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SHR Neuro Krebs Kardio Lipid

Nagele, E; Jeitler, K; Horvath, K; Semlitsch, T; Posch, N; Herrmann, KH; Grouven, U; Hermanns, T; Hemkens, LG; Siebenhofer, A.
Clinical effectiveness of stress-reduction techniques in patients with hypertension: systematic review and meta-analysis.
J Hypertens. 2014; 32(10):1936-1944
Web of Science PubMed FullText FullText_MUG


Autor/innen der Med Uni Graz:
Horvath Karl
Jeitler Klaus
Nagele Eva Helene
Semlitsch Thomas
Siebenhofer-Kroitzsch Andrea

Dimensions Citations:

Plum Analytics:
A systematic review and meta-analysis focusing on patient-relevant outcomes and blood pressure was conducted to assess the clinical effectiveness of stress-reduction techniques in adults with essential hypertension. Systematic reviews and randomized controlled trials (RCTs) were identified as part of a systematic search in six electronic databases ending September 2012. RCTs comparing stress-reduction techniques versus no such techniques with a follow-up of at least 24 weeks and published in English or German were included. Outcomes of interest were death, cardiovascular morbidity/mortality, end-stage renal disease, health-related quality of life, adverse events, changes in blood pressure, and changes in antihypertensive medication. When appropriate, meta-analyses were used to combine data. Seventeen RCTs analyzing different stress-reduction techniques such as biofeedback, relaxation or combined interventions were identified. Data were not reported for most of the patient-relevant outcomes, and meta-analyses could only be used to evaluate effects on blood pressure. The data indicated a blood pressure-lowering effect, but the studies had methodological shortcomings and heterogeneity between them was high. Mean group differences for DBP ranged from -10 to 1 mmHg and for SBP from -12 to 10 mmHg. In terms of antihypertensive medication, no favorable effects of stress-reduction techniques could be identified. The available RCTs on stress-reduction techniques used for at least 24 weeks appeared to indicate a blood pressure-lowering effect in patients with essential hypertension, but this should be interpreted with caution because of major methodological limitations. A benefit of specific stress-reduction techniques in hypertensive patients remains unproven.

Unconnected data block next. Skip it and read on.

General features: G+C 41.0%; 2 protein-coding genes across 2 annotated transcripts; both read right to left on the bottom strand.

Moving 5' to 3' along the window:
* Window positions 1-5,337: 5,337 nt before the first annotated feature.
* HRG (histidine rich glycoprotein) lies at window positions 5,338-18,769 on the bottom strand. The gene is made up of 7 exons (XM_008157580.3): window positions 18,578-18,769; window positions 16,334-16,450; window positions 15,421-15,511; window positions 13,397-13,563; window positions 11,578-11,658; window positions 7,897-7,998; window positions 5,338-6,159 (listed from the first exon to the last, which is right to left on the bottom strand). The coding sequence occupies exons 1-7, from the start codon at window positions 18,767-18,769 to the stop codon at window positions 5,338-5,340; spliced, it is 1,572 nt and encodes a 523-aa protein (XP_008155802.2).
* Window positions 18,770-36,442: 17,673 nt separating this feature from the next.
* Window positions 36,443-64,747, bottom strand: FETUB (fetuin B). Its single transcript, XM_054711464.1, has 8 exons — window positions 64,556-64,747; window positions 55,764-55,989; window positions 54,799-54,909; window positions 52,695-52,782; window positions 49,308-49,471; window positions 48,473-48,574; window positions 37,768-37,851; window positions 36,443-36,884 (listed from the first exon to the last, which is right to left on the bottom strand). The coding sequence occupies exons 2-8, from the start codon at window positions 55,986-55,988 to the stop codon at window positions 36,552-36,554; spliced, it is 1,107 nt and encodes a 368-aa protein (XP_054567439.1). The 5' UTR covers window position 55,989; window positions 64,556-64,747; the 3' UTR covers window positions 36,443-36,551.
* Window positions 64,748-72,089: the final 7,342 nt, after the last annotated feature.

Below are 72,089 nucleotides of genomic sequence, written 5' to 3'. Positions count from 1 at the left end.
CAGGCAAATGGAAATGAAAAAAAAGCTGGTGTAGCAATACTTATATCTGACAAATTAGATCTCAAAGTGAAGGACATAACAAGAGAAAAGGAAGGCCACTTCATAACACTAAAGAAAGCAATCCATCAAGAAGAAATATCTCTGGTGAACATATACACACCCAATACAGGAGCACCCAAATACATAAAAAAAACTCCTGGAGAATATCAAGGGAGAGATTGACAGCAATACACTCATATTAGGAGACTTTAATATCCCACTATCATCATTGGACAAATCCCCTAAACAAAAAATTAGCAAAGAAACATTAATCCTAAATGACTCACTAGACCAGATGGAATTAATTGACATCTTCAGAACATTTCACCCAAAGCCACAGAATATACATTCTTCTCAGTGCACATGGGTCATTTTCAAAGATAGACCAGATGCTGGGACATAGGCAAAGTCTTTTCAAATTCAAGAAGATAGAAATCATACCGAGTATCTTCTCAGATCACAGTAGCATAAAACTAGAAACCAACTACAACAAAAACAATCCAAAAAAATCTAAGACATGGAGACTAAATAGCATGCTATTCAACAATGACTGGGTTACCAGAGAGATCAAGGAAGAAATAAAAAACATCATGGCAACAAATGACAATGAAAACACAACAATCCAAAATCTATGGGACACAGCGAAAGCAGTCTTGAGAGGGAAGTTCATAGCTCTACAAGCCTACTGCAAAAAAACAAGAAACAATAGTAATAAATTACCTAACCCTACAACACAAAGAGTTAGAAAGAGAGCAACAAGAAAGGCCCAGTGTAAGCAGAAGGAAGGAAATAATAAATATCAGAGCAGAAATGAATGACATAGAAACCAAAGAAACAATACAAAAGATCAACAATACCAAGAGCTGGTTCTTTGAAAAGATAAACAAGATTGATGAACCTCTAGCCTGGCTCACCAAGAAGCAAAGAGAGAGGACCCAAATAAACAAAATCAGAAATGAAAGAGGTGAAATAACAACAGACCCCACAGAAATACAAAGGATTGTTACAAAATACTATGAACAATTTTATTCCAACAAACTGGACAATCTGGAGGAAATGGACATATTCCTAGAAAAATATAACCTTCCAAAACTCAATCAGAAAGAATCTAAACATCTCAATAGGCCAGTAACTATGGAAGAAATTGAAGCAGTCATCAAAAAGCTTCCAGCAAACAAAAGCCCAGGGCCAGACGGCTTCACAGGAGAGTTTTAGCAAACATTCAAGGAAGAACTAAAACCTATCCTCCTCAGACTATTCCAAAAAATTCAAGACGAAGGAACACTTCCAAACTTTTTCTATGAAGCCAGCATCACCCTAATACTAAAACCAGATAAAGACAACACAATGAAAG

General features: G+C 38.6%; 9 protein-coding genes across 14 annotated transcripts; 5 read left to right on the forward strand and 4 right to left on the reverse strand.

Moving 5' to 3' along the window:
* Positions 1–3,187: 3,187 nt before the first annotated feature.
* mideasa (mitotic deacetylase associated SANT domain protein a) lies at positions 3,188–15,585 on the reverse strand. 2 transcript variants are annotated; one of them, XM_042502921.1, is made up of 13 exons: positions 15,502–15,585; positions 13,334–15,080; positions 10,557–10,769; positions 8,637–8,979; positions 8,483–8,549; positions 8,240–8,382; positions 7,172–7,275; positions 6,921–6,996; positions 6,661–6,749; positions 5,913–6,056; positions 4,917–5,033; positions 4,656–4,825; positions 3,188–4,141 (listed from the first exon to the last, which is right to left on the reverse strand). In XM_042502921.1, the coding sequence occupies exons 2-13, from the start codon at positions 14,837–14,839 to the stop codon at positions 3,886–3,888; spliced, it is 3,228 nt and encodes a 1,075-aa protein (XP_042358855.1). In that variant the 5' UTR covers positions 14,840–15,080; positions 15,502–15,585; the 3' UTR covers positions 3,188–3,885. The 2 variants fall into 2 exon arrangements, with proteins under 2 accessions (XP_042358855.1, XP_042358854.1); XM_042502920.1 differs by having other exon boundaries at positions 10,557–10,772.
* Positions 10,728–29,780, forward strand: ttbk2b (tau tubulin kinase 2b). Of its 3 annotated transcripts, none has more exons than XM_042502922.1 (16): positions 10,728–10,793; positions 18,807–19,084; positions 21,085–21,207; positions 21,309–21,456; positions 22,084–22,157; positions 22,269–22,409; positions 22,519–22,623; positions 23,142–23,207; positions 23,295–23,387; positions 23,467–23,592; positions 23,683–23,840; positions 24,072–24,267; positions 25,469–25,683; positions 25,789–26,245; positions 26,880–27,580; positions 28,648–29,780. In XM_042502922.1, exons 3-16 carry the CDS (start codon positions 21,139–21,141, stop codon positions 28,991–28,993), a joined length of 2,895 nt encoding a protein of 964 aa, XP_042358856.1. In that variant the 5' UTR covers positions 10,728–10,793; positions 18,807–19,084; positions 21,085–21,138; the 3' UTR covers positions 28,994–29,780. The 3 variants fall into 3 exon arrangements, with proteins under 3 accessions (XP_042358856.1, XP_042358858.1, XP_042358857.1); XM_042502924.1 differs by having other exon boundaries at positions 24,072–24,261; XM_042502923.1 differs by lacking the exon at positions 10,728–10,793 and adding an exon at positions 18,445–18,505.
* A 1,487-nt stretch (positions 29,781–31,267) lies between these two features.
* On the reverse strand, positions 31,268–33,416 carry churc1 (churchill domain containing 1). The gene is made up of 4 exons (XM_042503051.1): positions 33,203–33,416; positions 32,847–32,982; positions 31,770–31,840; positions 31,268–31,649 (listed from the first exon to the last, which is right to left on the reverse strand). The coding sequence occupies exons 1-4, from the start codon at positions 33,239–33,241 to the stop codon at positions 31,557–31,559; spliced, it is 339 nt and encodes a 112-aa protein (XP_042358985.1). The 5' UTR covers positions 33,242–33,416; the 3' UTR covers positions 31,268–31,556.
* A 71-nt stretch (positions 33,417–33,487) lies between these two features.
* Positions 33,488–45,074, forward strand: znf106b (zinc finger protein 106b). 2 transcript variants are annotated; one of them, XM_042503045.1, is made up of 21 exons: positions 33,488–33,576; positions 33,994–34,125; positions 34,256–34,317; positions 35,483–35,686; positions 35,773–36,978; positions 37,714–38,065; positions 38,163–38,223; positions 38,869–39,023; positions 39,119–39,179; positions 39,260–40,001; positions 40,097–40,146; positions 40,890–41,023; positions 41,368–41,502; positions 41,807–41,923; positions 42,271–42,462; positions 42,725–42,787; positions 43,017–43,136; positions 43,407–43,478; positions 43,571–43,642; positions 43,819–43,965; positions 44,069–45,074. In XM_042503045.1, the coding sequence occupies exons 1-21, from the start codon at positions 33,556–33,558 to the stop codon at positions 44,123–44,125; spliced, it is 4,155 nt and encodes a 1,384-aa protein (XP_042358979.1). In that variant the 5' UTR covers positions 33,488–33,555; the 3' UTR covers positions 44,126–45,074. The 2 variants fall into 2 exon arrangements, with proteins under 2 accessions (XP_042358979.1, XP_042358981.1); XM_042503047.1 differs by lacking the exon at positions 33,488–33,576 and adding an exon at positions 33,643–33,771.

Find related publications in this database (using NLM MeSH Indexing)
Adult -
Antihypertensive Agents - therapeutic use
Blood Pressure - drug effects
Essential Hypertension -
Harm Reduction -
Humans -
Hypertension - complications
Hypertension - drug therapy
Hypertension - therapy
Kidney Failure, Chronic - etiology
Kidney Failure, Chronic - mortality
Quality of Life -
Stress, Psychological - therapy
Treatment Outcome -

Find related publications in this database (Keywords)
relaxation therapy
stress management
stress-reduction techniques
systematic review
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